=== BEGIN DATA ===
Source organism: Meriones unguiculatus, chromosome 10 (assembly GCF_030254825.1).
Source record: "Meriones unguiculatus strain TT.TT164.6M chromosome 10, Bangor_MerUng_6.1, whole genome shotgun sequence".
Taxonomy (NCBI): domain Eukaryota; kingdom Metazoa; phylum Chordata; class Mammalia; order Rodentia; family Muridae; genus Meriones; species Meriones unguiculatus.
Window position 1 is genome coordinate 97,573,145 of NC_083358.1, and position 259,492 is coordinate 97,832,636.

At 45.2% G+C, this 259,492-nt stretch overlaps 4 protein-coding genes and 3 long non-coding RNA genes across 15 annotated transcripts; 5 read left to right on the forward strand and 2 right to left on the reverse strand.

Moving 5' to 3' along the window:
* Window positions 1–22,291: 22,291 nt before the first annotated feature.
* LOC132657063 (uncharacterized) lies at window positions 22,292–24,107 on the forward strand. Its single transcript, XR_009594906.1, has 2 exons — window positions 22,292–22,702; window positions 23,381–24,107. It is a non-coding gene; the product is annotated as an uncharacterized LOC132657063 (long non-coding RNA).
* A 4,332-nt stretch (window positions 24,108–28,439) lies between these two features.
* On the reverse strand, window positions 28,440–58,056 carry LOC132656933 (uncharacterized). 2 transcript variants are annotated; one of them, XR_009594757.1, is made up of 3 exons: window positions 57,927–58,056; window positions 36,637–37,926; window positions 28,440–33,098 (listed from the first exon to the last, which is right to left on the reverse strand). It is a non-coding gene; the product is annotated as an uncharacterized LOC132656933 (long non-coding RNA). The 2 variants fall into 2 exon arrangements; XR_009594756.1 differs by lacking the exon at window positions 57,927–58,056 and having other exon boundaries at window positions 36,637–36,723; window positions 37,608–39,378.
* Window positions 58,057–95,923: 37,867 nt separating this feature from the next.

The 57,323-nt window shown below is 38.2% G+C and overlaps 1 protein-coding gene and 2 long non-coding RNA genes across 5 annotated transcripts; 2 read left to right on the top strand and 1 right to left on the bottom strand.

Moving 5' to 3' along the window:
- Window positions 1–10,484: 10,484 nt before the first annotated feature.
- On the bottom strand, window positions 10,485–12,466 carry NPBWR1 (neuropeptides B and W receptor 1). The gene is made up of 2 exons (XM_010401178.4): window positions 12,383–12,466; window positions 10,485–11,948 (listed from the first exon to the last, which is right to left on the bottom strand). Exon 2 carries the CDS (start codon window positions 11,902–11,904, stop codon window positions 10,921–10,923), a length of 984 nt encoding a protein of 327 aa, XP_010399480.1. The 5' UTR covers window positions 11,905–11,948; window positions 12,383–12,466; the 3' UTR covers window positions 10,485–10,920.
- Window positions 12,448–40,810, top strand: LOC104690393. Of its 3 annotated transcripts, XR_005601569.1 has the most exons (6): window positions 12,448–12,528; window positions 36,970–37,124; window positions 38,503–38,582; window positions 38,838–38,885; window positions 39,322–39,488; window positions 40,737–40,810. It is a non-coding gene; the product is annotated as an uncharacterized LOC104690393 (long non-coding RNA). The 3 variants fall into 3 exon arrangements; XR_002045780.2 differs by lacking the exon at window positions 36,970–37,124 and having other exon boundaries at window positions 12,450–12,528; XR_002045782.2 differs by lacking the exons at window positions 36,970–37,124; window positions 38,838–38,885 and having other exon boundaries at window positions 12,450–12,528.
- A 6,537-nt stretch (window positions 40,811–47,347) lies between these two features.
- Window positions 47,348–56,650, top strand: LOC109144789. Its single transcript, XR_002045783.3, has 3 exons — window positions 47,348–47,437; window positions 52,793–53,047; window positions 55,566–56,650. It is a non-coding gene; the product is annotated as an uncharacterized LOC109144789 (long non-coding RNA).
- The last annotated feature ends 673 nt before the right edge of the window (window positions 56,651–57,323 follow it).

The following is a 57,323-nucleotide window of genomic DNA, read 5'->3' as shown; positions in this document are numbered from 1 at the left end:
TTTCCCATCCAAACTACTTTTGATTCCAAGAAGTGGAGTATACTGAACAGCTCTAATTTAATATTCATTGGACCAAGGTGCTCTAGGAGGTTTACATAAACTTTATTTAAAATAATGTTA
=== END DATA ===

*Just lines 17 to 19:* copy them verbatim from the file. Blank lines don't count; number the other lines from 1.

- A 6,537-nt stretch (window positions 40,811–47,347) lies between these two features.
- Window positions 47,348–56,650, top strand: LOC109144789. Its single transcript, XR_002045783.3, has 3 exons — window positions 47,348–47,437; window positions 52,793–53,047; window positions 55,566–56,650. It is a non-coding gene; the product is annotated as an uncharacterized LOC109144789 (long non-coding RNA).
- The last annotated feature ends 673 nt before the right edge of the window (window positions 56,651–57,323 follow it).